Shotgun Power: the Myth of the Gauge

Often, as applied to wingshooting, one gauge or another will be touted as being "more powerful," a longer range gauge, or perhaps having "more knockdown." Gauge debates are more than a bit silly when looking at the matter from an objective viewpoint; the viewpoint being physics. Yet, it still persists, no matter how shrill the plea might be.

A 1200 fps pellet has the same range, the same external ballistics, and the same ability to penetrate regardless of the platform it is launched from. There is no tangible difference in a single pellet whether the "gauge" is a 28 gauge or a 10 gauge: there cannot be, if you believe in physics. "Knockdown" is a subjective term; one that has no particular meaning.

It takes only one pellet to kill a game bird if that pellet is in the right place. Naturally, if we could all completely control that one projectile on unpredictable game birds, .22 shorts and pellets guns would be popular pheasant-smackers. We can't, so we need a decent pattern to insure clean harvests and recovered birds. A generous pattern is perhaps a better way to characterize it.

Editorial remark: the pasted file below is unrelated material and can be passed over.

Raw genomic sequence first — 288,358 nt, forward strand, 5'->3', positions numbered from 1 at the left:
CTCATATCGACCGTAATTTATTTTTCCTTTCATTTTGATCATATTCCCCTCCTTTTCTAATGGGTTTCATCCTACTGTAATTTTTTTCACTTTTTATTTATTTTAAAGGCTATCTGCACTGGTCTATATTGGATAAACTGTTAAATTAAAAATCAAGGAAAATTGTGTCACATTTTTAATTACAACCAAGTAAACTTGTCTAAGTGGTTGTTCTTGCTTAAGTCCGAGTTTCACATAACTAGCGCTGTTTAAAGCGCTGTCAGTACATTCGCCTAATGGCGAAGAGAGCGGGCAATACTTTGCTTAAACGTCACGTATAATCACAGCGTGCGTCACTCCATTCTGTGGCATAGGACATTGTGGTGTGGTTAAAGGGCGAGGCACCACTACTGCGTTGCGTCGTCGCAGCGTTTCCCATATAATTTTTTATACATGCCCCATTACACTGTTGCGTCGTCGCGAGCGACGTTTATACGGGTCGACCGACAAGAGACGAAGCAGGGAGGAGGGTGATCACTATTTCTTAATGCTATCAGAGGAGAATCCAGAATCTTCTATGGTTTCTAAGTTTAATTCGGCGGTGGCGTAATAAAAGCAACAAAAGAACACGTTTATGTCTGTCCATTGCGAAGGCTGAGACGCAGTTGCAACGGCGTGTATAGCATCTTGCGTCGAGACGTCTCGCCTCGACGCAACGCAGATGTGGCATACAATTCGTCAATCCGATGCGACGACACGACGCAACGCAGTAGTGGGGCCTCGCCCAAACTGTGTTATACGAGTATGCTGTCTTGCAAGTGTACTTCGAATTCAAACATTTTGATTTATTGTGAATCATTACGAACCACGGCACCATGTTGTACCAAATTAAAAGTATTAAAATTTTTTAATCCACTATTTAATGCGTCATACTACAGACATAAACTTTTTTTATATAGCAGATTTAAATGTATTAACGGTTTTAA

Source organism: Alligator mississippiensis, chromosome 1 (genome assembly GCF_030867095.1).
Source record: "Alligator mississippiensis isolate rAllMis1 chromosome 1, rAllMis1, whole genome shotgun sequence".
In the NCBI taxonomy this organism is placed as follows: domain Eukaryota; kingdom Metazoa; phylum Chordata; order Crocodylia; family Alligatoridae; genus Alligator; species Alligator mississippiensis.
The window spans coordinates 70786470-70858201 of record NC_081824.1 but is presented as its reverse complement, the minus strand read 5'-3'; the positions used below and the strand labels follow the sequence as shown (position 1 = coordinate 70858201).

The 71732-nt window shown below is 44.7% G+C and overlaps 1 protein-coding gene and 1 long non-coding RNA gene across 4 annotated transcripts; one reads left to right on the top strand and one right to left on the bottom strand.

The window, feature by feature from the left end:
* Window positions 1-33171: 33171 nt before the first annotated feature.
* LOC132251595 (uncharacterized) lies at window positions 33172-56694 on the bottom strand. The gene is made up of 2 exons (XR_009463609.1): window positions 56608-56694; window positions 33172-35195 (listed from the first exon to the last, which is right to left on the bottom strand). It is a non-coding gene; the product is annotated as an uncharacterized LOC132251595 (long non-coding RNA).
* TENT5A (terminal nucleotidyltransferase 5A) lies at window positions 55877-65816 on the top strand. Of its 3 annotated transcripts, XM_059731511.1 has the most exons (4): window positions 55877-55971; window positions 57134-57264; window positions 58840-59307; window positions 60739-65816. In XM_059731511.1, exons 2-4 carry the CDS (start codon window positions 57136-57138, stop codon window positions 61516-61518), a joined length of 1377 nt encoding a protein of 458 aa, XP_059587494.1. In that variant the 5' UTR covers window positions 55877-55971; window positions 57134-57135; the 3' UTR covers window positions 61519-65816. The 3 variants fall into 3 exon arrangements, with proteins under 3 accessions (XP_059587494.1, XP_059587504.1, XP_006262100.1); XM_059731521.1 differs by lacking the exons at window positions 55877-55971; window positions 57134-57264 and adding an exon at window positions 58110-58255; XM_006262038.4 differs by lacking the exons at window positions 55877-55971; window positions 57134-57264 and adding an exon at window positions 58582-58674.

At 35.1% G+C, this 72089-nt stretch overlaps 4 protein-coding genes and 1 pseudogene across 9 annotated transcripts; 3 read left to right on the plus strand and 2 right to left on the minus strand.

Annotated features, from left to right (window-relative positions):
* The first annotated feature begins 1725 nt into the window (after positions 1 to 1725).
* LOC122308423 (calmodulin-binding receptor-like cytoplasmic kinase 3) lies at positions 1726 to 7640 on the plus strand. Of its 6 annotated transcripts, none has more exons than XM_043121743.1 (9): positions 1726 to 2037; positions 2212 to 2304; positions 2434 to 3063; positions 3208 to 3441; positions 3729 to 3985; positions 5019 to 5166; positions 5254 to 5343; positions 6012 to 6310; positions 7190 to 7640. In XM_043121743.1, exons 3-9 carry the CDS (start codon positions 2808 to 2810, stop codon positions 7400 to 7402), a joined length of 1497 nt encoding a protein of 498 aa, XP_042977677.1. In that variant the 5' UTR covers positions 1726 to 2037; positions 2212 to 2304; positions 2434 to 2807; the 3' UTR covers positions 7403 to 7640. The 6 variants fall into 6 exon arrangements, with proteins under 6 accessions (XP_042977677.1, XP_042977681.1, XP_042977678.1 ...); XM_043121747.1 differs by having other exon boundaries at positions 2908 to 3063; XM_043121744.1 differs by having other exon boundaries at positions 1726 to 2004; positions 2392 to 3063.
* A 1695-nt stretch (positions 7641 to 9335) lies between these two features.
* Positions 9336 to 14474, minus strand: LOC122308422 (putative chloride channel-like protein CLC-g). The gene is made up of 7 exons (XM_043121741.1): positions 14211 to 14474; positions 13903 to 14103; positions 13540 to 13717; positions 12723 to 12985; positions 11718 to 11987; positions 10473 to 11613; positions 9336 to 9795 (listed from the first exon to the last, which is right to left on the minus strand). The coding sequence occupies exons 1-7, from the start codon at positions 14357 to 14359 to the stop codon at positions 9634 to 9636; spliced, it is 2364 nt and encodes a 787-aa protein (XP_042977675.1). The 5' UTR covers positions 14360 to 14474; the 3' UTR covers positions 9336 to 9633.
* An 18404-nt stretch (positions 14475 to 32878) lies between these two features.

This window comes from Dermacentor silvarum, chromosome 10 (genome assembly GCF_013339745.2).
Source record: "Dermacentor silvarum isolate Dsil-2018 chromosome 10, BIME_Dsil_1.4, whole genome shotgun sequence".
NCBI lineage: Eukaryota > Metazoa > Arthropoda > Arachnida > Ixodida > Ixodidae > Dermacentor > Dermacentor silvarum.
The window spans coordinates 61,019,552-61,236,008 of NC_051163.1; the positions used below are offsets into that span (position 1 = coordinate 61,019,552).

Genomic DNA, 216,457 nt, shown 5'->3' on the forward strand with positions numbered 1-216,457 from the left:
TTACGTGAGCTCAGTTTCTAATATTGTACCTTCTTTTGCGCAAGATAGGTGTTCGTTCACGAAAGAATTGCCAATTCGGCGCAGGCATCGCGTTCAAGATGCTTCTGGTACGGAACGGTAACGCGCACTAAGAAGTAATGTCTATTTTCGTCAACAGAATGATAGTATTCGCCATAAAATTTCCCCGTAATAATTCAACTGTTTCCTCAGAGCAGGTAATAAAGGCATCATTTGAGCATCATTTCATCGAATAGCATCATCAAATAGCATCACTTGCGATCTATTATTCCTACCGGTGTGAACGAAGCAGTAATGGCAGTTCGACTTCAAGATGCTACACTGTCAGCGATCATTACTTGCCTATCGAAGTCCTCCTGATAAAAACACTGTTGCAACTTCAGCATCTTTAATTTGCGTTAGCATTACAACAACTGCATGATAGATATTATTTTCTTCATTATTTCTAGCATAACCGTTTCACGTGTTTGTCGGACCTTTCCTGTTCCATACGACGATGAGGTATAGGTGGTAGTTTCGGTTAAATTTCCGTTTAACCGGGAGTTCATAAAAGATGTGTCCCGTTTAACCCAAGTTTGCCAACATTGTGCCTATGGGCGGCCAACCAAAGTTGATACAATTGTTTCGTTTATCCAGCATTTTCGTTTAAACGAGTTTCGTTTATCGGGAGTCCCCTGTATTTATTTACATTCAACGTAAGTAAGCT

Aside from aesthetics, novelty, and personal preferences-- the primary reason for a choice of gauge is simply payload. No matter what the shotgun, patterns may vary in density from shot to shot from 5 - 10 percent - far more than any mythical gauge prowess can give us. Pro chokemakers hardly shoot just a few rounds to characterize a pattern. Ten shots is better than five, twenty shot far better than ten. An ounce of #6 lead shot approximates 225 pellets. To find that 5% deviation in a 30 inch circle at 40 yards just 12 pellets either way more than qualifies: it is so very easy to find that.

If three quarters of an ounce provides a pattern for us of sufficient size and density to give us the effective pattern we seek at a given range-the pricey 28 gauge shotshell may be adequate. It is truly Fool's Folly to believe that a 28 ga. will automatically produce a better three-quarter of an ounce pattern than a 20 gauge. It doesn't happen, it can't happen-- and if a 28 gauge could perform better than a 20 gauge, it would be incredibly silly to have it as an "official skeet class" where the shots seldom exceed 22 yards or so. Perhaps someone should explain to the NSSA what this crazy class is all about?